Things I always suggest in landscaping: be big and bold, make it in scale with the big house behind it. Make your bed in curves, the house is a big box, it can be softened with curved beds. Plant things in groups, not in straight lines, there is no such thing as a straight line in nature.

Here's a few landscaping threads I have done in the past with inspiration pictures:

https://www.helpfulgardener.com/forum/vi ... 12&t=57400

https://www.helpfulgardener.com/forum/vi ... 12&t=56975

https://www.helpfulgardener.com/forum/vi ... 12&t=53331

https://www.helpfulgardener.com/forum/vi ... =8&t=52070

some of these are about front yards, but all the same principles apply.

Applestar's idea of edibility could be incorporated in there with a dwarf fruit tree or serviceberry as the anchor of the bed and berry bushes for shrubbery. I always try to use native plants, since they will be much hardier and more low maintenance being adapted to your area and because they provide food and habitat for the local birds, butterflies, etc. which imported trees usually do not.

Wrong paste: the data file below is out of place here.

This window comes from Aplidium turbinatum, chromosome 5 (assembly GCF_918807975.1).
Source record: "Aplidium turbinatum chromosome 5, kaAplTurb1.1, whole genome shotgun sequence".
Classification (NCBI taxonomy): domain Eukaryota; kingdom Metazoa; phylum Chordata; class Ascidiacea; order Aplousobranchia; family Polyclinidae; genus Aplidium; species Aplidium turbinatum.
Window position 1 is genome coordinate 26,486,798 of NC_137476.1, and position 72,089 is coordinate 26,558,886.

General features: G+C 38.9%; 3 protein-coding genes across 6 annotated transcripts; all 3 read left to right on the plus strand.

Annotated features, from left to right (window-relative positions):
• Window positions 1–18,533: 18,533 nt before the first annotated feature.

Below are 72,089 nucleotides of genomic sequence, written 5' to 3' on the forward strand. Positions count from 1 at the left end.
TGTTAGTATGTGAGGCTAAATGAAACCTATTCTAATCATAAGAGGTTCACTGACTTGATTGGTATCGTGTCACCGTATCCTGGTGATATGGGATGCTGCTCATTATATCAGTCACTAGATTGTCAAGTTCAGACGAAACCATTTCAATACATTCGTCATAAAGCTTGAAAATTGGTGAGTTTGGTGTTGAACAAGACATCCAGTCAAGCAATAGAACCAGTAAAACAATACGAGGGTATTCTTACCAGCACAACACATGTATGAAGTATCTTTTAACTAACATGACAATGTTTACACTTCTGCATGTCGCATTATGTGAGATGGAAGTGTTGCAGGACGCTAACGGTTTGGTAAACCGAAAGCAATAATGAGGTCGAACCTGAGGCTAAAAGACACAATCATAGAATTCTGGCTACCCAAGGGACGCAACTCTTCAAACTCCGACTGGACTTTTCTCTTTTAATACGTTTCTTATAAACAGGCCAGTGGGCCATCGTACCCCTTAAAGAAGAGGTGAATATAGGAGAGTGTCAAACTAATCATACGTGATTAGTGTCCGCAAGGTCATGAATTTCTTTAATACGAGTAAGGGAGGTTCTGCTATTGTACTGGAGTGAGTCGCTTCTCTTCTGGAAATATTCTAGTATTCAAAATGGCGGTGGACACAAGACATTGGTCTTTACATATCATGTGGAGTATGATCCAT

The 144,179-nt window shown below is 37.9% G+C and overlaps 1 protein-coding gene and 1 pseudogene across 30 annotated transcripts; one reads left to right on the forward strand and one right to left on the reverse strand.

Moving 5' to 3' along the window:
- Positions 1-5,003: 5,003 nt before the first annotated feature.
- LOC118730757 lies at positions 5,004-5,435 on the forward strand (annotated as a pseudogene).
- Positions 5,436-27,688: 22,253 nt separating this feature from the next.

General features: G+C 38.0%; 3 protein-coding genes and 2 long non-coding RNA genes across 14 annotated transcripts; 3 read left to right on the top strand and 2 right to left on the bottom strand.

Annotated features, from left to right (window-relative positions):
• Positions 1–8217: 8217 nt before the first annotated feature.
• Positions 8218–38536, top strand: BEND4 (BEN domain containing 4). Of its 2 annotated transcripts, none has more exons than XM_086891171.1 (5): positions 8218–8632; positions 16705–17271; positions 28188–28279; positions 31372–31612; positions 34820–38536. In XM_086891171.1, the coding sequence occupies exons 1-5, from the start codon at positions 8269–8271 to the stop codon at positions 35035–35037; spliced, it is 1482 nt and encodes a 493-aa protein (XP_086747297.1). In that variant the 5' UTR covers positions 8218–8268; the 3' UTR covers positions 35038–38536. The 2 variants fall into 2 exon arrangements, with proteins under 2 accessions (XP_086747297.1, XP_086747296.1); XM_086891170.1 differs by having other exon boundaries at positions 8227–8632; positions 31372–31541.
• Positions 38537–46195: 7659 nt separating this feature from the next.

If you like these ideas, come back and I will make some suggestions for trees, shrubs, etc that might work in your conditions.
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Brown Thumbs
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Re: What would you plant here?

Yes, we would love ideas. The space to plant isn't very wide as you can see in this picture. That concerns me when considering a tree because of the roots possibly causing issues with the brick or foundation. However, something tall would look good due to the big, plane wall. I don't want to make the bed wider because the yard drops off quickly in this area going downhill (this is on the backside of our home and we're on a fairly steep hill). This location receives hot, direct sun only during the afternoon from approximately 2pm until 5 or 6pm. There are several oaks that provide some shade after 5 or 6 pm. Thanks for your help!
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Brown Thumbs

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catgrass
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Re: What would you plant here?

I don't know how wide your space is-but you might look into upright fir trees (arborvitae? sp), Little Gem magnolia maybe? I'm not sure about how their roots spread. A hedge row of roses, maybe, with a trellis in the middle for something vining.
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Jai_Ganesha